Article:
Wednesday, June 22, 2005
PHILADELPHIA, MS – Public school teachers from around the region will converge in Philadelphia, Miss., June 22-24 for what is expected to be a landmark event aimed at providing teacher training through first-hand perspectives on the 1960's Civil Rights Movement. At the same time, two blocks away in the Neshoba County courthouse, Edgar Ray Killen stands trial for the gruesome murder of three civil rights workers forty one years ago in this small Mississippi town. The conference has been planned by Philadelphia Coalition, which initiated the call for justice in the 1964 case and the William Winter Institute for Racial Reconciliation at the University of Mississippi.
Although the timing of the two events is coincidental (Killen's trial was postponed due to injury), their complementary relationship is enlightening. Just as Killen's trial proves that the need for racial justice is as salient today as it was forty years ago, the Chaney, Goodman, Schwerner Living Memorial Civil Rights Education Summit elucidates the urgent need for creative ways to teach today's children the hard lessons of the civil rights movement. Organizers of the summit believe that public atonement for past racial crimes must be combined with sustained education about America's racial history to properly address and begin to eradicate racism in our country.
Deborah Owens, a local educator and a member of the planning committee the summit said, "Educators need to be empowered to teach civil rights history. Teachers do not have to teach children and young adults what to think. They just need to teach history; truth is embedded in the history." And when history comes alive in the form of an internationally publicized civil rights trial in a small Mississippi town, the time is ripe to tackle the dearth of civil rights curriculum available in America's schools.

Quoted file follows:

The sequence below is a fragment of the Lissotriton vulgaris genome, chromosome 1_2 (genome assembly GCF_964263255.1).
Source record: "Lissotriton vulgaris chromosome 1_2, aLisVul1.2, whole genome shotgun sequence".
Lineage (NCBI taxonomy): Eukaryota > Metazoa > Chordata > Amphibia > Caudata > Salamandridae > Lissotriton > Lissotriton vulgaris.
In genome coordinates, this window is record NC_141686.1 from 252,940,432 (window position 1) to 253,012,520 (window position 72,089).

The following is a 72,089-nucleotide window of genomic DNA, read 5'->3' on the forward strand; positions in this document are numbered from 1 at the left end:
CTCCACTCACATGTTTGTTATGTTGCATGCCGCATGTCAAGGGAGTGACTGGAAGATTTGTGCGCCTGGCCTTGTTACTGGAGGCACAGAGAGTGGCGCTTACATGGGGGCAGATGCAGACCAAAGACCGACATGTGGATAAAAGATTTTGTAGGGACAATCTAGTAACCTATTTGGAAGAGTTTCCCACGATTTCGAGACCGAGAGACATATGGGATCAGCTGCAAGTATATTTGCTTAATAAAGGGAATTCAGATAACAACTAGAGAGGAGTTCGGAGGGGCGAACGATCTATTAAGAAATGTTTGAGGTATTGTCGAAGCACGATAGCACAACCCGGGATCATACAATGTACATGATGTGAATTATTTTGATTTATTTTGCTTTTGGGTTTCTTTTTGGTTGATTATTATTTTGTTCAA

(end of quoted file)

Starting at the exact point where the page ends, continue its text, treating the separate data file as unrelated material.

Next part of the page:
Free to any teachers who want to attend, the education summit aims to provide educators with unique tools to teach their students the historical lessons of the civil rights movement, lessons often ignored in classrooms. At its roots, the Civil Rights Movement was a result of the bravery of everyday people, local citizens who put their lives on the line for the sake of change. In the annals of Mississippi history, the stories of the Civil Rights Movement are among the most powerful.
Sessions of the conference will include oral history training, curriculum development, use of new Web resources on civil rights, as well as a keynote address by civil rights veteran Lawrence Guyot.
"The Civil Rights Movement was the turning point for race relations in the United States," said Susan Glisson, director of the William Winter Institute for Racial Reconciliation at the University of Mississippi. "Grassroots activists, many of them young people, became empowered to dismantle segregation. It is fitting and indeed necessary for young people today to learn those lessons of empowerment and grassroots leadership." This has never been more apparent than it is right now in Philadelphia, as the town endeavors to come to terms with its own past and sustain itself in a continued struggle for racial equality in the South.
The Chaney, Goodman, Schwerner Living Memorial Civil Rights Education Summit is sponsored by Neshoba Education Foundation, Philadelphia Public Schools, the William Winter Institute for Racial Reconciliation from the University of Mississippi; the United Nations Educational, Scientific and Cultural Organization; and the Philadelphia Coalition.